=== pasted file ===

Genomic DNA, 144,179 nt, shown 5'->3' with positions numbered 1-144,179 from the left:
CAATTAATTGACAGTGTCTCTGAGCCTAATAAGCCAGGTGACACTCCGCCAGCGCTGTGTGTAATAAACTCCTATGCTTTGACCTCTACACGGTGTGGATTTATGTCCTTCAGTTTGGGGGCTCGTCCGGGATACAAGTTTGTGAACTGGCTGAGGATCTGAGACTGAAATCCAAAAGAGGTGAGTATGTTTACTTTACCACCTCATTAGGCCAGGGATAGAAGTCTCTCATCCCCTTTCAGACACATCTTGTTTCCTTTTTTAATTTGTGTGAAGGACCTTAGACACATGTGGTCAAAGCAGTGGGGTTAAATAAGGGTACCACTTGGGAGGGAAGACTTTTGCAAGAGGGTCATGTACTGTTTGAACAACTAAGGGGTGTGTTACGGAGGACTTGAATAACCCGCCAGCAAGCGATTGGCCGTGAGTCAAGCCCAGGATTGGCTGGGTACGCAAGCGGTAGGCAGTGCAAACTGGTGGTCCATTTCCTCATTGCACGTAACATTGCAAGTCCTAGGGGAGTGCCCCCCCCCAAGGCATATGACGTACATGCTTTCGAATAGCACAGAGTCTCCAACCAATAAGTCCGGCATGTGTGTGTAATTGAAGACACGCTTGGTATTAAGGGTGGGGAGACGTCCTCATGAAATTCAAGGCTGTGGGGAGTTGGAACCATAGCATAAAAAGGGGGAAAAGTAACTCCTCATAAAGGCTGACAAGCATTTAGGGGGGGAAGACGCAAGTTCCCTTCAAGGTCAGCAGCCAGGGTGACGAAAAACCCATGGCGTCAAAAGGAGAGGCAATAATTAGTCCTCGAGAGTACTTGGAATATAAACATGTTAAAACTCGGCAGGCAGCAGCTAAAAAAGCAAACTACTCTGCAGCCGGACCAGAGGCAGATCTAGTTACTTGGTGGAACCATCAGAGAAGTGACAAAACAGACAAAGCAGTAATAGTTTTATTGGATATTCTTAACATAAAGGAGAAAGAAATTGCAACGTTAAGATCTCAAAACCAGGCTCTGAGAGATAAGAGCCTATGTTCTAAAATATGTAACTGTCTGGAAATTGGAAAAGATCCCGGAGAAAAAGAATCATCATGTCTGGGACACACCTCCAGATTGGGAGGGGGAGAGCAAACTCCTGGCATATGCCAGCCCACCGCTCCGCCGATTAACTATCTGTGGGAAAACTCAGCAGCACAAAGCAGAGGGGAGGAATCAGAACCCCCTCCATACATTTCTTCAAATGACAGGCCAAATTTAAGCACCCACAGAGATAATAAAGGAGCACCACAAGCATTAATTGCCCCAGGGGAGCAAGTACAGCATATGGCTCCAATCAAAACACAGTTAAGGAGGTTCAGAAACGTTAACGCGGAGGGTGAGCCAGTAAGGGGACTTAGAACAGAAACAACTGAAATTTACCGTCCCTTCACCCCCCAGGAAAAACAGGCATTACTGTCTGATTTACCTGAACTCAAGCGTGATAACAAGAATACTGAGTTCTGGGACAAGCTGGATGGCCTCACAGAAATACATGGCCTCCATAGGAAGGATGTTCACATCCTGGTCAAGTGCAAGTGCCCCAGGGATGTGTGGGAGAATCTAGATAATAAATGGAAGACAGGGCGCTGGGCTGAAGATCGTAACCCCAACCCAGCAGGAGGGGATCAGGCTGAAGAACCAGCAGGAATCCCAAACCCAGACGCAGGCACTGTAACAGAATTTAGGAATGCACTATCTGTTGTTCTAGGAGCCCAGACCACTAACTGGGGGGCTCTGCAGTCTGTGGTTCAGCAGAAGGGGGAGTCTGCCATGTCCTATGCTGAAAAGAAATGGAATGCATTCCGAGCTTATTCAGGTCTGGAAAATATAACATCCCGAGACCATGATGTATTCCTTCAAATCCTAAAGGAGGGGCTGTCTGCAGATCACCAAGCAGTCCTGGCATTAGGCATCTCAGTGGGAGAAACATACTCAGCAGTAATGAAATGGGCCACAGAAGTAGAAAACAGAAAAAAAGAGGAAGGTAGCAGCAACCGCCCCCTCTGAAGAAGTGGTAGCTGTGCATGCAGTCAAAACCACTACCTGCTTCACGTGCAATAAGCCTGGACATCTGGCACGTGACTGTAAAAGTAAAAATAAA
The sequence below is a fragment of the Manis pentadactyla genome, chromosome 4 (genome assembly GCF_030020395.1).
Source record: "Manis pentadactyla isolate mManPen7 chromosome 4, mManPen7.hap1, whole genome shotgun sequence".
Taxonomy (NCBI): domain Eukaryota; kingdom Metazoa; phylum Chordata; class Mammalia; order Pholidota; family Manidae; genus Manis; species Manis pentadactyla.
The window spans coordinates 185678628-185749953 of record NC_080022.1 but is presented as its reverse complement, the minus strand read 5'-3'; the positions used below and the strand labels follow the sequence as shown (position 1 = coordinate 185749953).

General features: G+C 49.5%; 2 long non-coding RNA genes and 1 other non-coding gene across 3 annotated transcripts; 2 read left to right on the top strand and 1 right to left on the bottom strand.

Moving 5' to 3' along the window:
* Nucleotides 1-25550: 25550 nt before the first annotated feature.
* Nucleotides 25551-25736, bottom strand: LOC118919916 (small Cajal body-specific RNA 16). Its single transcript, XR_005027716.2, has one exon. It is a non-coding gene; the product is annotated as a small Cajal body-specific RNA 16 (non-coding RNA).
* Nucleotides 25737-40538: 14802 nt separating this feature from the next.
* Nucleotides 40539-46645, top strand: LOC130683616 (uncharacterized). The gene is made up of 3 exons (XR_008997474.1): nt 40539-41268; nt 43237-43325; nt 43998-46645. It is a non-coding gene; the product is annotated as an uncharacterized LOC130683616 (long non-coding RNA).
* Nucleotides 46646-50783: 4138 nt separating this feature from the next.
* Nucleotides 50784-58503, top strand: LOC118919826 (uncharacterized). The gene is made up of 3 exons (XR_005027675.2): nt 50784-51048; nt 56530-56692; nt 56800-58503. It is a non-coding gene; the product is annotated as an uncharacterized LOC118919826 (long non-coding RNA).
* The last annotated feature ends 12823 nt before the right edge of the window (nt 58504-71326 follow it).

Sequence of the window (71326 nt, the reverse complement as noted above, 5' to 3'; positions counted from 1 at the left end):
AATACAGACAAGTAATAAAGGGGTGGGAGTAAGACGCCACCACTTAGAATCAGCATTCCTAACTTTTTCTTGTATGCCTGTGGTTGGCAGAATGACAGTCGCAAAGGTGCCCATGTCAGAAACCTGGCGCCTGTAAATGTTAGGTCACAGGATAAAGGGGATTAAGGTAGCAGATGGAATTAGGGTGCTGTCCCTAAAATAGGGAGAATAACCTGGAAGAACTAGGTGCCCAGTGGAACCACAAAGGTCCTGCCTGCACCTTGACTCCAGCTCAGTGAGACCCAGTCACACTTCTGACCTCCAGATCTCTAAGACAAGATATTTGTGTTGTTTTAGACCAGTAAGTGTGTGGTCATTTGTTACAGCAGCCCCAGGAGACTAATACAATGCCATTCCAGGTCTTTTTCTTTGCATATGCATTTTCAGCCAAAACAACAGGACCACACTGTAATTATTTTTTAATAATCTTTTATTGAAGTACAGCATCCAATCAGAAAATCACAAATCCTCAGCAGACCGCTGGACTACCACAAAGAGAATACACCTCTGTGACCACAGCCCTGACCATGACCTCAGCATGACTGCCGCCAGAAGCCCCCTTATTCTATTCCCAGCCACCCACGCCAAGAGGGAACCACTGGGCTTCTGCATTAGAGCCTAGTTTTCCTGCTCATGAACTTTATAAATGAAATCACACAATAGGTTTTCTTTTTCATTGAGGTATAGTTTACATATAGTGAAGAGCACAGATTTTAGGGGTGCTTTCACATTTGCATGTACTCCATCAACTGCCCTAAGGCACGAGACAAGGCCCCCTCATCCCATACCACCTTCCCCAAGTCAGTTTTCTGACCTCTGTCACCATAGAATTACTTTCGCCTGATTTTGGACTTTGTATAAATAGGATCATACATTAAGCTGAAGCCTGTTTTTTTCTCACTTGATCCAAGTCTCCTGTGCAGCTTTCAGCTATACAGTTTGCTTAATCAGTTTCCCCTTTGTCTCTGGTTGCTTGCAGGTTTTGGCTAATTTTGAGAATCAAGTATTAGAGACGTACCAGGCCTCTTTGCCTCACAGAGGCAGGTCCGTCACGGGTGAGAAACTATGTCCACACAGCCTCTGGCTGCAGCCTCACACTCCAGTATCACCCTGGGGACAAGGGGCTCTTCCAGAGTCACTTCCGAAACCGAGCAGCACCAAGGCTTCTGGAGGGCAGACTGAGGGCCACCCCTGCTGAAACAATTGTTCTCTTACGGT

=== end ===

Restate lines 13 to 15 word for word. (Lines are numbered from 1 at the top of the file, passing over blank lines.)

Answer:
* Nucleotides 46646-50783: 4138 nt separating this feature from the next.
* Nucleotides 50784-58503, top strand: LOC118919826 (uncharacterized). The gene is made up of 3 exons (XR_005027675.2): nt 50784-51048; nt 56530-56692; nt 56800-58503. It is a non-coding gene; the product is annotated as an uncharacterized LOC118919826 (long non-coding RNA).
* The last annotated feature ends 12823 nt before the right edge of the window (nt 58504-71326 follow it).